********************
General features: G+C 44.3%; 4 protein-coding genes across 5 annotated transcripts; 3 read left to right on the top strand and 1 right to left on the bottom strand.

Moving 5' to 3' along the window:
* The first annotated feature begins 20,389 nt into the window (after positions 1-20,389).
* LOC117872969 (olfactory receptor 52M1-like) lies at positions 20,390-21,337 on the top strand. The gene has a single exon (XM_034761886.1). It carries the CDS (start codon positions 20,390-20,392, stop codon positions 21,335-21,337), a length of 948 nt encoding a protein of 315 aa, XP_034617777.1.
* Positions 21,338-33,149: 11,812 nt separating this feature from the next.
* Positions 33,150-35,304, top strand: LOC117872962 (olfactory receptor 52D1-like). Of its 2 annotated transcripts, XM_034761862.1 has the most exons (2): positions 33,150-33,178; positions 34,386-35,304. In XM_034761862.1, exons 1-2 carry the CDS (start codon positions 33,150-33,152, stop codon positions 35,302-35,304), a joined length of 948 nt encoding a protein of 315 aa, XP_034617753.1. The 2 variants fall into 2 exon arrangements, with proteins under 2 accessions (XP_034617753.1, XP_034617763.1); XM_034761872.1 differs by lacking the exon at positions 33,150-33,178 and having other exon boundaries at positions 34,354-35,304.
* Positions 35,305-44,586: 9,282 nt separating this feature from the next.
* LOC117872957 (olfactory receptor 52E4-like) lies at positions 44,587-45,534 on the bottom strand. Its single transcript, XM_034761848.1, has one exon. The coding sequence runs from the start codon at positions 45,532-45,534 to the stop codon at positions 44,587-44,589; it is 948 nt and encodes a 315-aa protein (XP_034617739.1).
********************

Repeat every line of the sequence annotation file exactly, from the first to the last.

General features: G+C 44.3%; 4 protein-coding genes across 5 annotated transcripts; 3 read left to right on the top strand and 1 right to left on the bottom strand.

Moving 5' to 3' along the window:
* The first annotated feature begins 20,389 nt into the window (after positions 1-20,389).
* LOC117872969 (olfactory receptor 52M1-like) lies at positions 20,390-21,337 on the top strand. The gene has a single exon (XM_034761886.1). It carries the CDS (start codon positions 20,390-20,392, stop codon positions 21,335-21,337), a length of 948 nt encoding a protein of 315 aa, XP_034617777.1.
* Positions 21,338-33,149: 11,812 nt separating this feature from the next.
* Positions 33,150-35,304, top strand: LOC117872962 (olfactory receptor 52D1-like). Of its 2 annotated transcripts, XM_034761862.1 has the most exons (2): positions 33,150-33,178; positions 34,386-35,304. In XM_034761862.1, exons 1-2 carry the CDS (start codon positions 33,150-33,152, stop codon positions 35,302-35,304), a joined length of 948 nt encoding a protein of 315 aa, XP_034617753.1. The 2 variants fall into 2 exon arrangements, with proteins under 2 accessions (XP_034617753.1, XP_034617763.1); XM_034761872.1 differs by lacking the exon at positions 33,150-33,178 and having other exon boundaries at positions 34,354-35,304.
* Positions 35,305-44,586: 9,282 nt separating this feature from the next.
* LOC117872957 (olfactory receptor 52E4-like) lies at positions 44,587-45,534 on the bottom strand. Its single transcript, XM_034761848.1, has one exon. The coding sequence runs from the start codon at positions 45,532-45,534 to the stop codon at positions 44,587-44,589; it is 948 nt and encodes a 315-aa protein (XP_034617739.1).